US prosecutors have accused several officials from football's governing body Fifa of racketeering, fraud and money launderinginvolving tens of millions of dollars over 24 years.
Prosecutors said they had discovered a dozen schemes, including one awarding the 2010 World Cup to South Africa.
Fourteen people have been indicted, with seven held in Zurich on Wednesday.
Fifa president Sepp Blatter, who is not among them, issued a statement vowing to kick out corrupt officials.
Fifa also announced a "swift and immediate provisional ban" from football-related activity on 11 of the people involved in the US prosecution.
Fifa says it still intends to hold its presidential election on Friday. Mr Blatter is favoured to win a fifth term.
However, European football body Uefa has called for the election to be postponed and said it would decide on Thursday whether to boycott the congress.
Swiss prosecutors have also opened a separate investigation into the bidding process for the World Cup tournaments in 2018 in Russia and 2022 in Qatar.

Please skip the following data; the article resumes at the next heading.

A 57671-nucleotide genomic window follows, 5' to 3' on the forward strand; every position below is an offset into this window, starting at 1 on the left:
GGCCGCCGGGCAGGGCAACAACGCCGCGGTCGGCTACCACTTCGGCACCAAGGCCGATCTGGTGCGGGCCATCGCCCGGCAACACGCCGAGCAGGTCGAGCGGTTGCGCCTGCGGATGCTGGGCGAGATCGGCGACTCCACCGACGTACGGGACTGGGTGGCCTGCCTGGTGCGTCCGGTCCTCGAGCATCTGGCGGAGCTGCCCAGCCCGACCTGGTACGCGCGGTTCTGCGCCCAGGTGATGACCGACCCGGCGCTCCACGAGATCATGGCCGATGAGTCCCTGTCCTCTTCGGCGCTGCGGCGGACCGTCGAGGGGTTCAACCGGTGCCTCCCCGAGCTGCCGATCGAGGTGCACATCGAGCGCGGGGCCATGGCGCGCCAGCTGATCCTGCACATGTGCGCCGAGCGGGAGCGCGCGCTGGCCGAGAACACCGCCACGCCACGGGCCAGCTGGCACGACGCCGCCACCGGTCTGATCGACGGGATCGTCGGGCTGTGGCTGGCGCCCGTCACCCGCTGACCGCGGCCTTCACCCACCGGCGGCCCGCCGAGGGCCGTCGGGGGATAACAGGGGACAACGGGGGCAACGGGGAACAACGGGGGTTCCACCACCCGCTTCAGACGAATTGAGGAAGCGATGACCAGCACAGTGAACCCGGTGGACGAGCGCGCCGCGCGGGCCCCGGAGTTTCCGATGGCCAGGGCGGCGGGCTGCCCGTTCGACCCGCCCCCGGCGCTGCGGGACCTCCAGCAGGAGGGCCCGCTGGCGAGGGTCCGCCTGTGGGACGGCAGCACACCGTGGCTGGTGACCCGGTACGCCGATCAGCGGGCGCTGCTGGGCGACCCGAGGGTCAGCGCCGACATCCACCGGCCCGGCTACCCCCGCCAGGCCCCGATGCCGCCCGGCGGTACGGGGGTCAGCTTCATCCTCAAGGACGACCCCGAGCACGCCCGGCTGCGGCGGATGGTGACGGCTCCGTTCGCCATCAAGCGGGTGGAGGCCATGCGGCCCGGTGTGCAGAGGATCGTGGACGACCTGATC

'Over and over'Those indicted in the US case are accused of accepting bribes and kickbacks estimated at more than $150m (£97m) over a 24-year period beginning in 1991.
Spelling out details of the US case, Attorney General Loretta Lynch said some Fifa executives had "used their positions to solicit bribes. They did this over and over, year after year, tournament after tournament".
"They corrupted the business of worldwide soccer to serve their interests and to enrich themselves."